Join David Gassner for an in-depth discussion in this video Is this course for you?, part of Java Essential Training.
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- This course is designed for software developers who want to program in Java. Java is used in a lot of different environments to create a lot of different kinds of applications. You can use Java to build apps for mobile devices running on Android and BlackBerry. You can build web applications using Java Enterprise Edition and its servlets and JSP or JavaServer Pages architectures. You can program micro devices including cell phone SIM cards.
Java is also not the language of choice to build iOS apps, that is, apps for use on the iPhone and iPad platforms. The popular languages there are Objective-C and the newer Swift. And you also don't use Java to build Windows Phone apps. For Windows Phone, you can use either Visual Basic or the more popular C Sharp. Java is also not the easiest language in the world. It is an object-oriented language and to master it, you need to understand object-oriented concepts.
It's not the most difficult language in the world, either. One of its virtues is its consistency. Once you learn the rules of Java, how to think in Java, you can apply those rules across the board, learning new skills and picking up new libraries and APIs as you need them. As I mentioned, this course is designed for everybody who wants to develop software with Java, but because Java is an object-oriented language, I will be using a certain basic programming vocabulary.
If you're not sure whether you're ready for this course, here are a few questions you can ask yourself to find out. These questions test your understanding of some basic programming terms. What is a statement in a programming language? And what is a variable? What is a function or a method? And what is a condition? If you feel like you can confidently answer these questions, then you're ready for this course. But if you'd like a little bit more information about programming fundamentals, you can find that information in some lynda.com courses.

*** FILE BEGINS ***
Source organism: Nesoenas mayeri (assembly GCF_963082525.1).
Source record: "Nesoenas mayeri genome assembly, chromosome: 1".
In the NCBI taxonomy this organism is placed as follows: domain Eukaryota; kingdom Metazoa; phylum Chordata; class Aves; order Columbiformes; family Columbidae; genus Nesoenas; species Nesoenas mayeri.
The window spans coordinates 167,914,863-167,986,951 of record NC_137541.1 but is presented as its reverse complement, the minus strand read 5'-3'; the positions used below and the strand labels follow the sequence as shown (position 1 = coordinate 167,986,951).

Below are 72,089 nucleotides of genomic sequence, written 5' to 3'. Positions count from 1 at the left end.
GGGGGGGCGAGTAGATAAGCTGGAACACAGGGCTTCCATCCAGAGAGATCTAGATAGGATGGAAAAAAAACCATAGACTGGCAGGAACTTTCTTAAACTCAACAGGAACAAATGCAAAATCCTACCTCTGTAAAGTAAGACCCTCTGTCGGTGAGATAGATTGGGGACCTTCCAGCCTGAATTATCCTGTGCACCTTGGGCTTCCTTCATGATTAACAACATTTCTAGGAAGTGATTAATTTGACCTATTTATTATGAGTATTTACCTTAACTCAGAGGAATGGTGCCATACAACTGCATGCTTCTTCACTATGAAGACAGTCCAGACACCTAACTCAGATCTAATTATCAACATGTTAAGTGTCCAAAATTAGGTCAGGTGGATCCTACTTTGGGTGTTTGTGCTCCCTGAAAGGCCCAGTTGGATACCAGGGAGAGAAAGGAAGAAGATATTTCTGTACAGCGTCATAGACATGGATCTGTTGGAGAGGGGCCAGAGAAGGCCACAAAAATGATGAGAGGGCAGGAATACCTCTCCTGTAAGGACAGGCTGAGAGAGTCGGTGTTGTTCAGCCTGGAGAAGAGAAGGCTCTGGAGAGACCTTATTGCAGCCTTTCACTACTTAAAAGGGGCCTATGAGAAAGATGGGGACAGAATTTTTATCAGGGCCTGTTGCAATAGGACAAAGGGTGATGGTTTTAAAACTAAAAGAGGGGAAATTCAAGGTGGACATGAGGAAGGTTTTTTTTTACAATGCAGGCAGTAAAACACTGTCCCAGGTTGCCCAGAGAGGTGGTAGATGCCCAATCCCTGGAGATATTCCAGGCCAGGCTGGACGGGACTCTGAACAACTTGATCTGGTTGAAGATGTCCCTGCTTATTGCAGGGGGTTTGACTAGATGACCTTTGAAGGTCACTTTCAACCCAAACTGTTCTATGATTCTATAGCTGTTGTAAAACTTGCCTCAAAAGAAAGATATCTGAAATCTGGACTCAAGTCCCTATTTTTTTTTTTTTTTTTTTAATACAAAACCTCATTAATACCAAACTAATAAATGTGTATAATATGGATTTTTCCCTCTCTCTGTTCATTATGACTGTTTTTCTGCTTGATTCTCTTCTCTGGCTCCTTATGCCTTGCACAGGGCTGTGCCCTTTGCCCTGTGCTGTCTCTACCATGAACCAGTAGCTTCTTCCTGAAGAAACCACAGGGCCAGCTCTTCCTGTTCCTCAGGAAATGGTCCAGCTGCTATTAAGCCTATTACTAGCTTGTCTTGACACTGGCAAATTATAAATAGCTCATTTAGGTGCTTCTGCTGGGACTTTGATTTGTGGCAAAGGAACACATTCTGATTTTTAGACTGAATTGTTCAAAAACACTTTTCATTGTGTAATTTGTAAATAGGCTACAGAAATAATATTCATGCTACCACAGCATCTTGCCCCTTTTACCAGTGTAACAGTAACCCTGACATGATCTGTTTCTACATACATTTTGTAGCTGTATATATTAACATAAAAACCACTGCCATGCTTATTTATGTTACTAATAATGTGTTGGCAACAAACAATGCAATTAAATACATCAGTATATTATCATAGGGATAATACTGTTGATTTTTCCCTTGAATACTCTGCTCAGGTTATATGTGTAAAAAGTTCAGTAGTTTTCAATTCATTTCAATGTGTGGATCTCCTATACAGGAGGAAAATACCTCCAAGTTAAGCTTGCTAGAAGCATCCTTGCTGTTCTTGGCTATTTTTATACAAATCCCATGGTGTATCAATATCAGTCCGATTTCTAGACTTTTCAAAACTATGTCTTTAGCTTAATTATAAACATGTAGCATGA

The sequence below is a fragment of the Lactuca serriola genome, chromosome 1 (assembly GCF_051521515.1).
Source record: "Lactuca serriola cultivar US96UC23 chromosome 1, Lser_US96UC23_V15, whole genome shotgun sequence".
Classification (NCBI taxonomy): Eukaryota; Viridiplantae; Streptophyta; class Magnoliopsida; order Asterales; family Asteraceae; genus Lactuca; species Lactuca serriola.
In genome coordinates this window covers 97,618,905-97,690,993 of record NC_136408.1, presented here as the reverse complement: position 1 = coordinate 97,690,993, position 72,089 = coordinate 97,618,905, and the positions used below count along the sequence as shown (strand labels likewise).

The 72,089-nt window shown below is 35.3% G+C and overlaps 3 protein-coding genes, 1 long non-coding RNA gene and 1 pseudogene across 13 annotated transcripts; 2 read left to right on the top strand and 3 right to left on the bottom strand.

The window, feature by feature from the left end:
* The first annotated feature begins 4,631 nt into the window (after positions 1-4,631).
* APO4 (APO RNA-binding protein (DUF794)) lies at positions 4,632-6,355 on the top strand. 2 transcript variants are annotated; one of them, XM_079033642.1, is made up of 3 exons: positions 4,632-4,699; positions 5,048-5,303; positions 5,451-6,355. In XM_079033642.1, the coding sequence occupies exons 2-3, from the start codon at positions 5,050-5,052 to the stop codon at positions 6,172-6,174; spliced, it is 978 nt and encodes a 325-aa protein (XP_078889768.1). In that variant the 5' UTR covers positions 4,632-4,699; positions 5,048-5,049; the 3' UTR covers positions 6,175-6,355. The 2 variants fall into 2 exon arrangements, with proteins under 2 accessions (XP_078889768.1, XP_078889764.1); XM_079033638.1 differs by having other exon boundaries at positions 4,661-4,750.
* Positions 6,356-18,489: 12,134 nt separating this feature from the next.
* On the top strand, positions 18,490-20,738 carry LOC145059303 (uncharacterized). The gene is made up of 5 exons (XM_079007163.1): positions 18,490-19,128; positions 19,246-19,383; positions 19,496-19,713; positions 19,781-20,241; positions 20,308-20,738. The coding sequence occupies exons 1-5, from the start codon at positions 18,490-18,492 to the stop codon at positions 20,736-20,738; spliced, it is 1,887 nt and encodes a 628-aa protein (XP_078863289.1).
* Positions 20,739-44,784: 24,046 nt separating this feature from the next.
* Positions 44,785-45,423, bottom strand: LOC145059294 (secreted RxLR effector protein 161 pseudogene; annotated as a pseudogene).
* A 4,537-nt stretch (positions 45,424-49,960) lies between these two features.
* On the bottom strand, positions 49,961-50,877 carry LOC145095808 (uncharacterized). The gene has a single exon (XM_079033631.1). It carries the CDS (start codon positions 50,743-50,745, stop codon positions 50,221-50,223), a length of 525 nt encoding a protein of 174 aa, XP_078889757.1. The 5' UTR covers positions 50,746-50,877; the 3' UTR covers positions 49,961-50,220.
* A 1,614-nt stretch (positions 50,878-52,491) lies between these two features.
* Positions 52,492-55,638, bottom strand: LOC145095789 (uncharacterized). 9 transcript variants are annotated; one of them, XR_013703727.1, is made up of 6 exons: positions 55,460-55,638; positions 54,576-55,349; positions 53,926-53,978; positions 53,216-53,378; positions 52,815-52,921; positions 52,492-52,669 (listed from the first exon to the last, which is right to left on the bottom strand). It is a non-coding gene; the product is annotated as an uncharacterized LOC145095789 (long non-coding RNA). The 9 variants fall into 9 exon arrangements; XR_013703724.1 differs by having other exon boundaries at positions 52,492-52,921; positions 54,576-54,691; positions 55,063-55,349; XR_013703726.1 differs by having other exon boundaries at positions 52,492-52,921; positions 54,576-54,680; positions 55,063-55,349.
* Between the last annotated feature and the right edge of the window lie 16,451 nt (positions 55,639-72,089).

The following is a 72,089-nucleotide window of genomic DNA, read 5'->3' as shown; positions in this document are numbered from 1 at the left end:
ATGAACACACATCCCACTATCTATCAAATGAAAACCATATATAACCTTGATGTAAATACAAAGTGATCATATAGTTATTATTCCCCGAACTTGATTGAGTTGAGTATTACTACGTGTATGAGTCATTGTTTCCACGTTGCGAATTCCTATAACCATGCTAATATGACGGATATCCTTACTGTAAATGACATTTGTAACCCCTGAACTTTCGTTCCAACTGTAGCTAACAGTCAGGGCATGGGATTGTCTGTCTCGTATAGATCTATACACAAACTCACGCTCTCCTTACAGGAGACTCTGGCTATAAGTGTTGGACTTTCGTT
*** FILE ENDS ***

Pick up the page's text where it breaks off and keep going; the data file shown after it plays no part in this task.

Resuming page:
Foundations of Programming: Fundamentals will answer those basic questions. And to learn the terminology of object-oriented programming, you can look at Foundations of Programming: Object-Oriented Design. You can either start with these courses and then go to this course, or you can jump right into this course and then if you encounter terminology that you're not familiar with, you can jump to these courses. Either of these strategies should work as you start on your journey of learning Java.
- Understanding the history and principles of Java
- Installing Java, IntelliJ IDEA, and BlueJ
- Creating a Java project
- Working with variables, values, and expressions
- Working with object data types
- Building, comparing, and parsing strings
- Debugging and exception handling
- Creating loops and reusable code
- Passing arguments by reference or value
- Using simple and complex arrays
- Creating custom classes
- Understanding inheritance and polymorphism
- Managing files with Java libraries
- Documenting code with Javadoc
- Packaging classes in JAR files
Skill Level Beginner
1. What Is Java?
2. Installing the Software
3. Getting Started
Hello World5m 44s
4. Working with Variables
5. Working with Objects
6. Exception Handling and Debugging
7. Managing Program Flow
8. Using Data Collections
9. Creating Custom Classes
10. Working with Inheritance
11. Using Common Java Libraries
12. Preparing a Java Application for Deployment
Next steps1m 37s
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